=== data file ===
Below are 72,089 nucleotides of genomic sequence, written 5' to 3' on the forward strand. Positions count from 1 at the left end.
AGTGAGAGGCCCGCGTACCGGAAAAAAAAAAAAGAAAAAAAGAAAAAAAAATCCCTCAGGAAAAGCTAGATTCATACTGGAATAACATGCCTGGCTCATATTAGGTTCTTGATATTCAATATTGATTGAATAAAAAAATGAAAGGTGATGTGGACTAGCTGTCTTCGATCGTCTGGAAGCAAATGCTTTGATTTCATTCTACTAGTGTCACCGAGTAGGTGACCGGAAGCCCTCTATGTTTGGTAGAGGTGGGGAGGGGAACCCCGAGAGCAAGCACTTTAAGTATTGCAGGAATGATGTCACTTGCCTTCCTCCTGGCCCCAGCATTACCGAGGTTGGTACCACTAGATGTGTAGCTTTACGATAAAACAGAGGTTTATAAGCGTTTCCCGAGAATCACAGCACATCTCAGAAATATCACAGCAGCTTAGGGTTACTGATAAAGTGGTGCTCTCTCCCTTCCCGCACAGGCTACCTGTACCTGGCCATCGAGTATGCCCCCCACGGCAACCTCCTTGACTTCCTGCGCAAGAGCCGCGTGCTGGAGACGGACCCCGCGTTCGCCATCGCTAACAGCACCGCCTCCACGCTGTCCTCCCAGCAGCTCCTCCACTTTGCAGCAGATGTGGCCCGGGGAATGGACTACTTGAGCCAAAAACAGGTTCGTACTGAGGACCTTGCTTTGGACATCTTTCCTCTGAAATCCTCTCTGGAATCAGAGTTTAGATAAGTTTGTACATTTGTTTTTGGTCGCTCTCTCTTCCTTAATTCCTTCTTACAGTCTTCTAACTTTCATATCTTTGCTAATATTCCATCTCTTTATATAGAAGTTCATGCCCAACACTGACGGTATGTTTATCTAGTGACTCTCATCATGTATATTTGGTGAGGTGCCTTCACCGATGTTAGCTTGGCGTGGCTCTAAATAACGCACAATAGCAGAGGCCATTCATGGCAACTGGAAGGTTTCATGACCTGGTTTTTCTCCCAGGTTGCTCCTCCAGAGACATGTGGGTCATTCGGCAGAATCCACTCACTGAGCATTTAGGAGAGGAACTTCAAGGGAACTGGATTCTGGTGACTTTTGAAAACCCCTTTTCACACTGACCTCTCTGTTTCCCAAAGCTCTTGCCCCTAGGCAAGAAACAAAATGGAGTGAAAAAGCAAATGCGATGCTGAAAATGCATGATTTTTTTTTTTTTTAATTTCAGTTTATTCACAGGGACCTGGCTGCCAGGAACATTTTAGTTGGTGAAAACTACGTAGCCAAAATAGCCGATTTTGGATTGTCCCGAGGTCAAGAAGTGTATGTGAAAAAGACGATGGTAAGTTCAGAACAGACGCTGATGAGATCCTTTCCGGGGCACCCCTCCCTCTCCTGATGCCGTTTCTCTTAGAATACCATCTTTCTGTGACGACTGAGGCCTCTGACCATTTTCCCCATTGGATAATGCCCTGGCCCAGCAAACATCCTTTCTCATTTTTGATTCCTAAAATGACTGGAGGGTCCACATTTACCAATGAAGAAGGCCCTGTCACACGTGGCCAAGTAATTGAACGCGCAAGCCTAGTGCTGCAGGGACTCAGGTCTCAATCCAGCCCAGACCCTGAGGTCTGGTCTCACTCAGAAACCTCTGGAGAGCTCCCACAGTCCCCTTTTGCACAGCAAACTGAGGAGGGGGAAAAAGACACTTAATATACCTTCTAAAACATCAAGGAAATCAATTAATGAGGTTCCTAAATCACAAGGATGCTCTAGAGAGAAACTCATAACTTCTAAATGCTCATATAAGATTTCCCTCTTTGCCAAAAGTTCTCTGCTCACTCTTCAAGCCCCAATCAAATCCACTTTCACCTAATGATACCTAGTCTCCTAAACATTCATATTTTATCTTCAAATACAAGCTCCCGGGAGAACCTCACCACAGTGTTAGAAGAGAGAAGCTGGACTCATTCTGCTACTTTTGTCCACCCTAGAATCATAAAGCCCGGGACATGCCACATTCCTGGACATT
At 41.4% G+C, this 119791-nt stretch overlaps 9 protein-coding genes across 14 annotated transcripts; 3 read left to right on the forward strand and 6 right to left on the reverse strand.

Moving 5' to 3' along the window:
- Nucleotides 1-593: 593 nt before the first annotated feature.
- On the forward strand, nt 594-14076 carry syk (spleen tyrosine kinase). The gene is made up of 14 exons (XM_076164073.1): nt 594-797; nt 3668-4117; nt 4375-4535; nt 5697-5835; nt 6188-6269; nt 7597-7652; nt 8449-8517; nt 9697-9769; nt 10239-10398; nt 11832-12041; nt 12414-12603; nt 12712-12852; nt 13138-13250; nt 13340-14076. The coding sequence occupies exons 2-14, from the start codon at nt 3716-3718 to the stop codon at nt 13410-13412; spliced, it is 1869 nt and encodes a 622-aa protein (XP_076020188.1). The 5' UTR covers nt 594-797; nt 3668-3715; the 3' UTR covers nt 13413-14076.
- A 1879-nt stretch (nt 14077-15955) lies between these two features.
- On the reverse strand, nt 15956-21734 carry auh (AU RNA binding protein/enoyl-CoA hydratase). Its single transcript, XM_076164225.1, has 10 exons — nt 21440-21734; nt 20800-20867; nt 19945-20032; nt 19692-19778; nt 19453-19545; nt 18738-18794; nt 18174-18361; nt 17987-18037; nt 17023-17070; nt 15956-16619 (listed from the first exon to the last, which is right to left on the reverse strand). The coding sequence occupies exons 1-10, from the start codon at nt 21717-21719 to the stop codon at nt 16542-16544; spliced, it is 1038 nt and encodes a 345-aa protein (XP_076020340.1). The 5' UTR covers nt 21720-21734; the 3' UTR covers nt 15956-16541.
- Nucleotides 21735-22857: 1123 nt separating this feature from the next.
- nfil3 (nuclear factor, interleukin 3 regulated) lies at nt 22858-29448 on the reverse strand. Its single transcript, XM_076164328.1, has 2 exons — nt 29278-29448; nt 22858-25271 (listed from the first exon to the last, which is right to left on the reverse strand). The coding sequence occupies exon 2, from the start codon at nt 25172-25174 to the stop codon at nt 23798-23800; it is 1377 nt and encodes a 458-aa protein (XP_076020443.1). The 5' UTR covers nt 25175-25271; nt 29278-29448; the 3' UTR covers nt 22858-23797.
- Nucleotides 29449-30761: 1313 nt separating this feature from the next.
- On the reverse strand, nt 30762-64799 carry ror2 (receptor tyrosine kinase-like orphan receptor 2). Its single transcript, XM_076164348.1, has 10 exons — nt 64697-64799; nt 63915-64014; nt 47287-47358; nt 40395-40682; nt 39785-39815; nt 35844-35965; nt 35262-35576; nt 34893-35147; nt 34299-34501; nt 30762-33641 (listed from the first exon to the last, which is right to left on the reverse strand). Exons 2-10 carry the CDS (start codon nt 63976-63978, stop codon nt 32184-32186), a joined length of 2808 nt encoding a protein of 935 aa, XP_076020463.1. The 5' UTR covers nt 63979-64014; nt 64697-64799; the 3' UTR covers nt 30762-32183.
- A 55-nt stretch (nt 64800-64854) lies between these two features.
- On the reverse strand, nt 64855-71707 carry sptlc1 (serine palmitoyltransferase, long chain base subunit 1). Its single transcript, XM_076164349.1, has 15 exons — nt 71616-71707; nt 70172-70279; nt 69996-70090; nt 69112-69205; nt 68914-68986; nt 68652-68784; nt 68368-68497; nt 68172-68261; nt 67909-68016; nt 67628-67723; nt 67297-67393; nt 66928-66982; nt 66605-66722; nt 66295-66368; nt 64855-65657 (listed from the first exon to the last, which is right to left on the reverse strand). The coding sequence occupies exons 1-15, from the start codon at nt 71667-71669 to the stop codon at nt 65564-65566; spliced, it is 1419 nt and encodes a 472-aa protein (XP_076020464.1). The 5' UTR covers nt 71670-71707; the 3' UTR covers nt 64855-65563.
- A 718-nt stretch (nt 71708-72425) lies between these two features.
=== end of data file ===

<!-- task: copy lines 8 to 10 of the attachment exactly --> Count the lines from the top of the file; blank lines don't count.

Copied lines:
- On the reverse strand, nt 15956-21734 carry auh (AU RNA binding protein/enoyl-CoA hydratase). Its single transcript, XM_076164225.1, has 10 exons — nt 21440-21734; nt 20800-20867; nt 19945-20032; nt 19692-19778; nt 19453-19545; nt 18738-18794; nt 18174-18361; nt 17987-18037; nt 17023-17070; nt 15956-16619 (listed from the first exon to the last, which is right to left on the reverse strand). The coding sequence occupies exons 1-10, from the start codon at nt 21717-21719 to the stop codon at nt 16542-16544; spliced, it is 1038 nt and encodes a 345-aa protein (XP_076020340.1). The 5' UTR covers nt 21720-21734; the 3' UTR covers nt 15956-16541.
- Nucleotides 21735-22857: 1123 nt separating this feature from the next.
- nfil3 (nuclear factor, interleukin 3 regulated) lies at nt 22858-29448 on the reverse strand. Its single transcript, XM_076164328.1, has 2 exons — nt 29278-29448; nt 22858-25271 (listed from the first exon to the last, which is right to left on the reverse strand). The coding sequence occupies exon 2, from the start codon at nt 25172-25174 to the stop codon at nt 23798-23800; it is 1377 nt and encodes a 458-aa protein (XP_076020443.1). The 5' UTR covers nt 25175-25271; nt 29278-29448; the 3' UTR covers nt 22858-23797.